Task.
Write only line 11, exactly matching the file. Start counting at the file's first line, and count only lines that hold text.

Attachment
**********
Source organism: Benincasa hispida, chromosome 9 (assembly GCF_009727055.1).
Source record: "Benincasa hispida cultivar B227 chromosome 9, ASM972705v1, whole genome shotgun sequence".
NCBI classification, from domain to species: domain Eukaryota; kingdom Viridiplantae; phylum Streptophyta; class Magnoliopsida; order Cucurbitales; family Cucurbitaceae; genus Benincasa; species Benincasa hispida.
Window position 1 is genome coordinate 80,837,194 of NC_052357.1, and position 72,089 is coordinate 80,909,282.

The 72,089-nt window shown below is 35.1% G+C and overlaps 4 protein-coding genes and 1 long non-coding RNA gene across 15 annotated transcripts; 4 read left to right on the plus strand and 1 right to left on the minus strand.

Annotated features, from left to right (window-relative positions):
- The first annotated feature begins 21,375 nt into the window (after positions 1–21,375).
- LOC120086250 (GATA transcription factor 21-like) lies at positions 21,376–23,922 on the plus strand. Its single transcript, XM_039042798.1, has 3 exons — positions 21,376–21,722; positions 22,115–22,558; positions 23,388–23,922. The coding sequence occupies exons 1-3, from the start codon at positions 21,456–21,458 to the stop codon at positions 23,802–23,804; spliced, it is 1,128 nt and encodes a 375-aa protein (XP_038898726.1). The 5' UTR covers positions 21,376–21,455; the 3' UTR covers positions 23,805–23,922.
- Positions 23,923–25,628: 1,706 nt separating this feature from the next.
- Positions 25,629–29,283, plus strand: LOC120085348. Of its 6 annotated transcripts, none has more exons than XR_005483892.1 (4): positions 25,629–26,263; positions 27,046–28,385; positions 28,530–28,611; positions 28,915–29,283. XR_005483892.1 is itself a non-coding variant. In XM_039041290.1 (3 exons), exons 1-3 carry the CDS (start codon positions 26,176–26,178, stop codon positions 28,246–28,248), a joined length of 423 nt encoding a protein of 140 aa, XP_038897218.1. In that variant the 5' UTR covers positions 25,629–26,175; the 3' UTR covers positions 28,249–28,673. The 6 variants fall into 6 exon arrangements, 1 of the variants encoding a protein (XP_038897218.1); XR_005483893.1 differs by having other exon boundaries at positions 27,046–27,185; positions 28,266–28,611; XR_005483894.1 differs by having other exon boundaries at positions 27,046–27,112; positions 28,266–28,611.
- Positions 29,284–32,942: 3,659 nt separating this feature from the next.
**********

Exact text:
- Positions 29,284–32,942: 3,659 nt separating this feature from the next.